I must tell you about the car we have been driving.
My husband was just certain that something was going to go wrong on the 16-year-old car to which I had a attachment, so we bought another one last December.
We looked at cars when the asphalt on car lots was turning to liquid and sweat was running into my eyes.
We looked at cars when snow and wind created swirling ground blizzards and slippery conditions.
We finally threw up our hands, closed our eyes, and pointed. I won’t tell you our car’s brand, because I don’t think it’s the car’s fault.
The problem is that the car we bought is smart, and we are in the dark ages.
First I want to say that there are some nice features about this car. I wanted white, because I had learned a lesson. A white car that lives on a gravel road doesn’t perpetually look as dirty as a dark green one. Don’t ask me why; that’s the way it works with the dirt on our road. Furthermore, we almost never wash our cars; occasionally, they get rained on.
I find it amazing that when we had our former car, all the cars in the parking lot were either dark green or black. Now when I leave a store, all of the cars in the lot are white. Previously, I had stuck a red ball on the antenna, but this car is so high tech that it has no traditional antenna.
I also wanted a back-up camera, telephone connection to my cell, and a thermometer, because it’s nice to know when the roads are freezing.
You would understand that, in this country, I wanted warming front seats, but I didn’t get them, because DH (social media for “dear husband” or “xo*#&” husband”) refused to have a sun roof because it might leak, and warming seats came only on models that had sun roofs.
Go figure: the climate for warm seats vs. the climate for a sun roof. It doesn’t compute. Of course, I’m usually where I’m going by the time the interior warms up, so I guess it doesn’t matter anyway.
This is the big problem with the car. I have yet to figure out the windshield wiper controls—or any controls for that matter. I usually start turning anything that turns.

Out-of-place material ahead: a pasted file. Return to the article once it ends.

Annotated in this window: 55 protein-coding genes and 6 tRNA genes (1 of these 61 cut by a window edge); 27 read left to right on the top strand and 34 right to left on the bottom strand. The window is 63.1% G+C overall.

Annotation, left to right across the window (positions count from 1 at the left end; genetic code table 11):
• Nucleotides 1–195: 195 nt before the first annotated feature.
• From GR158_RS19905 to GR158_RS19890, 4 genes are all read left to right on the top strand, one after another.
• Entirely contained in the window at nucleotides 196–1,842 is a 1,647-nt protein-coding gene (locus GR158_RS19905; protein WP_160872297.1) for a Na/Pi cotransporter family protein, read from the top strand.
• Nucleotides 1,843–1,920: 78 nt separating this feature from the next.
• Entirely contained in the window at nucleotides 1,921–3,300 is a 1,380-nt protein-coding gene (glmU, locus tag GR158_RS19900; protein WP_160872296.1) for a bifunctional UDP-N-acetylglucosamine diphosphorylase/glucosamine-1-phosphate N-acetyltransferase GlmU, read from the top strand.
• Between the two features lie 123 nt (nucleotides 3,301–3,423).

On a bright sunny day, I had to drive home with the rear window wipers going pell-mell, because I didn’t know how to shut them off.
Oh, we have never figured out how to turn off the radio. We just turn the volume all the way down, and hope for the best.
DH and I disagree about the lights. Do I need to turn on something else when I get into the car at night? Lights come on, and I drive home—do I need to turn a knob someplace for even brighter lights?
I suppose I do, because DH tells me there’s a knob for lights—somewhere. And…surprise! Six months after we had the car I figured out that lights come on UNDER the door when it is opened. What a deal!
DH has read the 500-page manual for the car. I refuse; I learn by doing.
Here’s the biggest irritation. Before purchasing a car, DH read up on the engine turning off when the car stops, such as at intersections. He could just see the car turning off when it’s below zero at a busy intersection, not to start again.
The car salesman assured us that we could turn off this feature. We thought that meant permanently. No, that means EVERY TIME we get into the car.
Furthermore, there’s a switch next to that one that I have no idea what it’s for, but I push it, too, just for good luck.
If that isn’t something to complain about, this car talks to us, but we don’t know the language. We have figured out that “beep, beep, beep” means we have crossed a white or yellow line when we’re dodging potholes.
Ok, but what does “duh, dum,” mean? We haven’t the foggiest.
Now get this: I was in a line of traffic at a red light. The light turns green, and I see a message that reads, “The vehicle ahead of you is moving.”
I kid you not. What did the car think? That I was taking a nap? With numerous inches of snow on the ground, at 37°, the car will say, “The roads may be icy.”
Come on! I’m more familiar with icy roads than a young car that talks back, and I know roads don’t freeze at 37°. I have gotten only a few messages so far, but I’m bracing myself for more.
DH is perturbed. As a former driver education instructor, he resents being told how to drive, especially by a car.
If we could learn the car’s language, we would seriously consider an intervention or at least let the car know who’s in charge. We are still wallowing around in skills from the 20th Century, but we hope that you, instead, are one up on your hi-tech car and have brow beat it into submission. MSN